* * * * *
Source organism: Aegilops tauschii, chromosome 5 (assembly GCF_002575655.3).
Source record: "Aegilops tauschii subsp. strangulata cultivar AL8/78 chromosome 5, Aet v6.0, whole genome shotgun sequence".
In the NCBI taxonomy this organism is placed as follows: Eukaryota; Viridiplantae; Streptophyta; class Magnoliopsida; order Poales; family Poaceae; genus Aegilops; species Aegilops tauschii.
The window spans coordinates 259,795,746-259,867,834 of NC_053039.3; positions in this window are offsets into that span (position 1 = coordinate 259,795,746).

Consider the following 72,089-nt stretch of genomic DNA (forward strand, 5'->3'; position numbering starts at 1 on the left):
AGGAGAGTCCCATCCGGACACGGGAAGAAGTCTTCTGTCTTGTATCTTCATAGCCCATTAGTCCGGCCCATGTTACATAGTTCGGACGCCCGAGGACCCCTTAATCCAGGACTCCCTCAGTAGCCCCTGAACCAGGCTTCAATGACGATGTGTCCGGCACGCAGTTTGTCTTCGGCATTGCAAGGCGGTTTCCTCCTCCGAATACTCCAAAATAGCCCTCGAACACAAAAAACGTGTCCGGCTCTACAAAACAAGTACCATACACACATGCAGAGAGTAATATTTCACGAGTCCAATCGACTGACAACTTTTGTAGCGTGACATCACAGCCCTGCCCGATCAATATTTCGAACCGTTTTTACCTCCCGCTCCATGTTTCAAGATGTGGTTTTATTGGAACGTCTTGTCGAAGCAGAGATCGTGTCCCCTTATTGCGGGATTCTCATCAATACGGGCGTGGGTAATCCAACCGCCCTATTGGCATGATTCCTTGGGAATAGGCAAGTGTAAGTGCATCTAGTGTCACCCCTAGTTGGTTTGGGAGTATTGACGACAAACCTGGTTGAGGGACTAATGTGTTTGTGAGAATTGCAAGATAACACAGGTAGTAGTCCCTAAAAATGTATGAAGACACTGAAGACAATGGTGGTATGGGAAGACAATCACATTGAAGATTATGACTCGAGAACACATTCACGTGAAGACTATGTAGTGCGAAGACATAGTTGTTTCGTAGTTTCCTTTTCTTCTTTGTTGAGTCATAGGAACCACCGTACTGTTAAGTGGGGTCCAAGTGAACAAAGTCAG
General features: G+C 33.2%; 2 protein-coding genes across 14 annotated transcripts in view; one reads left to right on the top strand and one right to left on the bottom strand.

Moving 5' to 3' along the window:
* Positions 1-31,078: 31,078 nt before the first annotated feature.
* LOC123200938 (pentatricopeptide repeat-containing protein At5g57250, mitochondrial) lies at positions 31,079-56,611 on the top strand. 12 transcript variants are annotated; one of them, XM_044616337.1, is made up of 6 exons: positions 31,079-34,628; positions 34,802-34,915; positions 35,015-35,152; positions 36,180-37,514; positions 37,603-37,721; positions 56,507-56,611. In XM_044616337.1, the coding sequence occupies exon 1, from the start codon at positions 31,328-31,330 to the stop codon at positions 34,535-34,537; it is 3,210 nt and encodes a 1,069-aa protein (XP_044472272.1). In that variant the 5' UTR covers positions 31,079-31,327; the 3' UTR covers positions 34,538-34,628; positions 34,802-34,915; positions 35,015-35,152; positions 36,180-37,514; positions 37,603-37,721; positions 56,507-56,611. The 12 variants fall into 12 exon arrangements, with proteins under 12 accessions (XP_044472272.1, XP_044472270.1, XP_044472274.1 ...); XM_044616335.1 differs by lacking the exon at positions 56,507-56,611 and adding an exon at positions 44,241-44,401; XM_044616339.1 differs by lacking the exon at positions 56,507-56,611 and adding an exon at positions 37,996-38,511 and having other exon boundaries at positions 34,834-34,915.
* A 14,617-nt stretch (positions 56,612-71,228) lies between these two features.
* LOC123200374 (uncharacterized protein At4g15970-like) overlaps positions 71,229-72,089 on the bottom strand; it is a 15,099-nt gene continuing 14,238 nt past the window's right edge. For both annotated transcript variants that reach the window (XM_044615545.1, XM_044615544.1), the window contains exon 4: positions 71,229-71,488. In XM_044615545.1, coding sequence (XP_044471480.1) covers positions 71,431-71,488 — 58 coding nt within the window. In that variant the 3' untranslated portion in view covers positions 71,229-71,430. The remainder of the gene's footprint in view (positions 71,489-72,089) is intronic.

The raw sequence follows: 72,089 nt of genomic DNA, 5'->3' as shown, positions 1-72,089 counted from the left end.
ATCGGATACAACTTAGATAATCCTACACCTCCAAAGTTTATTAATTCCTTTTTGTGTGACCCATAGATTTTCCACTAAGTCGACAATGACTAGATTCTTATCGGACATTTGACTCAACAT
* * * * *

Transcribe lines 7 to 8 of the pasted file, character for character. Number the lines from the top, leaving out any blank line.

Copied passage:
General features: G+C 33.2%; 2 protein-coding genes across 14 annotated transcripts in view; one reads left to right on the top strand and one right to left on the bottom strand.

Moving 5' to 3' along the window: